Norovirus infection is especially dangerous in young children, older adults and individuals with compromised immune systems. The study was based on the interaction of gut microbes with norovirus to find new therapies that could help eliminate the infection.

The gut microbiome

The human gut contains at least 30 trillion microbes, comprising a thousand different bacterial species. These microbes interact with human health in many ways, including inhibiting the growth of pathogenic bacteria, shaping gut and body immunity, synthesizing a host of useful nutritional and biochemical factors, and keeping many body processes running smoothly and evenly. Even early brain development and maturation after birth has been linked to the presence of a normal gut microbiome.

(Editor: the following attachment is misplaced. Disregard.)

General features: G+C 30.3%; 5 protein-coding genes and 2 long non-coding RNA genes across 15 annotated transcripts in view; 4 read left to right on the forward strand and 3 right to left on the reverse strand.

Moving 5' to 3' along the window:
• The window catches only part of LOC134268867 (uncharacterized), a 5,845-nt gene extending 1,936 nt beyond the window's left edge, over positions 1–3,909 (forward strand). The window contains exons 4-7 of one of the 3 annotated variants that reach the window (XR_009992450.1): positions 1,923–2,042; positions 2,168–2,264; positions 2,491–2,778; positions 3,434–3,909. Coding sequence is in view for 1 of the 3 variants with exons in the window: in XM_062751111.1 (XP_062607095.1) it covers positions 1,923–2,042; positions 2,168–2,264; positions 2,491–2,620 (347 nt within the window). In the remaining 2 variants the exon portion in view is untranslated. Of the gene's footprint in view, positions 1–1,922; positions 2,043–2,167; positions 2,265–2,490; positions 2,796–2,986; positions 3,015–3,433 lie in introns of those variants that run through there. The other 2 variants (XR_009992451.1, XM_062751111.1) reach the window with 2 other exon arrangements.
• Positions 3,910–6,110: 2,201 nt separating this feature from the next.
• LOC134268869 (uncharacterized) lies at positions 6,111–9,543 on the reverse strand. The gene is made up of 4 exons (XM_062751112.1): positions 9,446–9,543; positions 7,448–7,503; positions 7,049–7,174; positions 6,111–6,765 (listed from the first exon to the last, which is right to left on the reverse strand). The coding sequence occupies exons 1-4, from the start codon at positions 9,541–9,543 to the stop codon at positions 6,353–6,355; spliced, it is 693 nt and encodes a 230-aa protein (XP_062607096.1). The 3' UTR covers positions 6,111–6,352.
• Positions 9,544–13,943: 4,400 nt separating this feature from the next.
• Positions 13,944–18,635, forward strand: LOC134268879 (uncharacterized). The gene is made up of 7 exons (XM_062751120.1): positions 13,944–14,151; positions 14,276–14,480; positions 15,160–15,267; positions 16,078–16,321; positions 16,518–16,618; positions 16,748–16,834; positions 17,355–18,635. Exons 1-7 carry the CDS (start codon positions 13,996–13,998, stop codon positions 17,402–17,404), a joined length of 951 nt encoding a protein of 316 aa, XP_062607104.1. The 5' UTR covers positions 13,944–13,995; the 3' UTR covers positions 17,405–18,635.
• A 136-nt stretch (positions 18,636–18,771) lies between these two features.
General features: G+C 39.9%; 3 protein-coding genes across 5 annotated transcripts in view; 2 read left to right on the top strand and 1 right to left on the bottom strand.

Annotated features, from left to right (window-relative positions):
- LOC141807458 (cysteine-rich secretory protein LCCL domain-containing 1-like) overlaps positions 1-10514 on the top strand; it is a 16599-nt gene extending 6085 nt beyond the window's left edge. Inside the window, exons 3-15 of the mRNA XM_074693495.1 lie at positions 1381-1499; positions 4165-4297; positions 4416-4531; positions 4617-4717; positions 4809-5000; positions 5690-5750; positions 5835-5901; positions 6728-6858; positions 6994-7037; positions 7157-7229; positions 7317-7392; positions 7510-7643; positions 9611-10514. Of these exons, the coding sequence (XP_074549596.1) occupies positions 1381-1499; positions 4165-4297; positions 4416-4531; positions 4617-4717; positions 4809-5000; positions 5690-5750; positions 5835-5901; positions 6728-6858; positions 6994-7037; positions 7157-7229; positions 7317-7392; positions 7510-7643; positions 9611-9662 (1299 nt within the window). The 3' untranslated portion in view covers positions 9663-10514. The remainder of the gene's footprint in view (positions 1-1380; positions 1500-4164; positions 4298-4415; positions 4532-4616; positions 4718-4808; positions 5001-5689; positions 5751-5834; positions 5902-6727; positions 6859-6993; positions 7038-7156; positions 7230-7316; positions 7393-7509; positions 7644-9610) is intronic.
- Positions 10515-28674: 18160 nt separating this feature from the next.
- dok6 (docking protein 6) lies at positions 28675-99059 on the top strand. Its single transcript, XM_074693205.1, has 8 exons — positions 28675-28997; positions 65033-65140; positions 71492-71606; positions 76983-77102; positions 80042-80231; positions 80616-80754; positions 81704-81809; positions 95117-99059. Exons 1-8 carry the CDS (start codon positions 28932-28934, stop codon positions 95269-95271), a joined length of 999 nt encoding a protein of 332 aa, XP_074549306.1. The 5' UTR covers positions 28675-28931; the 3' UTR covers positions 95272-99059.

The current study

The researchers used norovirus infections in mice to study the severity of viral infection in the presence of normal gut bacteria.

Interestingly, the infection became worse when the norovirus interacted with normal bacteria in the lower small intestine, a finding that replicates those of earlier mouse studies. An unsolved puzzle in these cases was the apparent failure of antibiotic resistance to affect norovirus virulence in mice, an unexpected finding in view of the above.

However, the current study shows that when it comes to the upper small intestine, the presence of commensal gut bacteria inhibits viral infection. Thus, depending on where the infection was, the bacteria had completely opposing effects.

In other words, the gut isn’t just a very long tube of homogeneous bacterial deposits that acts the same way throughout its length, but a dynamically varying structure that responds in drastically different ways to the same infection.